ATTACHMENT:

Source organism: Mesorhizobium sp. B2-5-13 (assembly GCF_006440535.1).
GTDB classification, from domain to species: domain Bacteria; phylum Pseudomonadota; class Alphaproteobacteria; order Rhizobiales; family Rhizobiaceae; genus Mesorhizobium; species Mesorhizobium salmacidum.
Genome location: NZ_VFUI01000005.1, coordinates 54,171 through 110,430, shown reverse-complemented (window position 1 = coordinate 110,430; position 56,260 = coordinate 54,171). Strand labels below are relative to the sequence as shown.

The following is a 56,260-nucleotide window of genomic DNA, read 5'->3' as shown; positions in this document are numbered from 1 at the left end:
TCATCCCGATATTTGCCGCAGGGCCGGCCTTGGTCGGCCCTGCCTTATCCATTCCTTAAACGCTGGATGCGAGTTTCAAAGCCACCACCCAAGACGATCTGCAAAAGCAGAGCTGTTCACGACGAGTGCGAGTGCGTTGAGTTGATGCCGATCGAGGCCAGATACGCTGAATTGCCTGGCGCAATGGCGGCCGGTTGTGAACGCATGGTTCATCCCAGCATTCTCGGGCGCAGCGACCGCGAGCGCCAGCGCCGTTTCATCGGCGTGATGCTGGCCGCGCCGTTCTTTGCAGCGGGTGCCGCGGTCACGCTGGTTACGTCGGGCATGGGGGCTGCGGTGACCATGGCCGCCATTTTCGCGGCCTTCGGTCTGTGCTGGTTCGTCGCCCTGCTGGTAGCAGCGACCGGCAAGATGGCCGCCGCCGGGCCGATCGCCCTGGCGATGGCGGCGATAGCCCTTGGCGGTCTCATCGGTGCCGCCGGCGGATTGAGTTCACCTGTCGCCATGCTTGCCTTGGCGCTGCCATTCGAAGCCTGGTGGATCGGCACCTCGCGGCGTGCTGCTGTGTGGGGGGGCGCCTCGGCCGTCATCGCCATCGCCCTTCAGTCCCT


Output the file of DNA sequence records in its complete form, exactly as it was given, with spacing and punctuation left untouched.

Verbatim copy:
Source organism: Mesorhizobium sp. B2-5-13 (assembly GCF_006440535.1).
GTDB classification, from domain to species: domain Bacteria; phylum Pseudomonadota; class Alphaproteobacteria; order Rhizobiales; family Rhizobiaceae; genus Mesorhizobium; species Mesorhizobium salmacidum.
Genome location: NZ_VFUI01000005.1, coordinates 54,171 through 110,430, shown reverse-complemented (window position 1 = coordinate 110,430; position 56,260 = coordinate 54,171). Strand labels below are relative to the sequence as shown.

The following is a 56,260-nucleotide window of genomic DNA, read 5'->3' as shown; positions in this document are numbered from 1 at the left end:
TCATCCCGATATTTGCCGCAGGGCCGGCCTTGGTCGGCCCTGCCTTATCCATTCCTTAAACGCTGGATGCGAGTTTCAAAGCCACCACCCAAGACGATCTGCAAAAGCAGAGCTGTTCACGACGAGTGCGAGTGCGTTGAGTTGATGCCGATCGAGGCCAGATACGCTGAATTGCCTGGCGCAATGGCGGCCGGTTGTGAACGCATGGTTCATCCCAGCATTCTCGGGCGCAGCGACCGCGAGCGCCAGCGCCGTTTCATCGGCGTGATGCTGGCCGCGCCGTTCTTTGCAGCGGGTGCCGCGGTCACGCTGGTTACGTCGGGCATGGGGGCTGCGGTGACCATGGCCGCCATTTTCGCGGCCTTCGGTCTGTGCTGGTTCGTCGCCCTGCTGGTAGCAGCGACCGGCAAGATGGCCGCCGCCGGGCCGATCGCCCTGGCGATGGCGGCGATAGCCCTTGGCGGTCTCATCGGTGCCGCCGGCGGATTGAGTTCACCTGTCGCCATGCTTGCCTTGGCGCTGCCATTCGAAGCCTGGTGGATCGGCACCTCGCGGCGTGCTGCTGTGTGGGGGGGCGCCTCGGCCGTCATCGCCATCGCCCTTCAGTCCCT